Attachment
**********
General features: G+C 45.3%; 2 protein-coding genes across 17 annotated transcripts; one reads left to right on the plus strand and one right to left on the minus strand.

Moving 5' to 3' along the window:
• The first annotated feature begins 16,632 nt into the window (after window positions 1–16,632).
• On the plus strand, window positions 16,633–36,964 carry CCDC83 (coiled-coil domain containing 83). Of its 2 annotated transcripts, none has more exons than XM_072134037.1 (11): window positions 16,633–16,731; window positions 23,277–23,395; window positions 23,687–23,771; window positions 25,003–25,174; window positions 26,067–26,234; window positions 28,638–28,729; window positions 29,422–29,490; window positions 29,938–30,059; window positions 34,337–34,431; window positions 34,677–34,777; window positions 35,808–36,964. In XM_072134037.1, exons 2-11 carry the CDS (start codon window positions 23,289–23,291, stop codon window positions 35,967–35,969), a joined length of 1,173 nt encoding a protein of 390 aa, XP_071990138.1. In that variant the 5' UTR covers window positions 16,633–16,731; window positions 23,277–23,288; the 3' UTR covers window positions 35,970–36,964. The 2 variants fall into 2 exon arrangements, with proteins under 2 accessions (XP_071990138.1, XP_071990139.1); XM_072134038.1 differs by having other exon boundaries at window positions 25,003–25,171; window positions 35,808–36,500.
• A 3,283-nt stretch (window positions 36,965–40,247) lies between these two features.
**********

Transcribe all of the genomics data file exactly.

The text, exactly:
General features: G+C 45.3%; 2 protein-coding genes across 17 annotated transcripts; one reads left to right on the plus strand and one right to left on the minus strand.

Moving 5' to 3' along the window:
• The first annotated feature begins 16,632 nt into the window (after window positions 1–16,632).
• On the plus strand, window positions 16,633–36,964 carry CCDC83 (coiled-coil domain containing 83). Of its 2 annotated transcripts, none has more exons than XM_072134037.1 (11): window positions 16,633–16,731; window positions 23,277–23,395; window positions 23,687–23,771; window positions 25,003–25,174; window positions 26,067–26,234; window positions 28,638–28,729; window positions 29,422–29,490; window positions 29,938–30,059; window positions 34,337–34,431; window positions 34,677–34,777; window positions 35,808–36,964. In XM_072134037.1, exons 2-11 carry the CDS (start codon window positions 23,289–23,291, stop codon window positions 35,967–35,969), a joined length of 1,173 nt encoding a protein of 390 aa, XP_071990138.1. In that variant the 5' UTR covers window positions 16,633–16,731; window positions 23,277–23,288; the 3' UTR covers window positions 35,970–36,964. The 2 variants fall into 2 exon arrangements, with proteins under 2 accessions (XP_071990138.1, XP_071990139.1); XM_072134038.1 differs by having other exon boundaries at window positions 25,003–25,171; window positions 35,808–36,500.
• A 3,283-nt stretch (window positions 36,965–40,247) lies between these two features.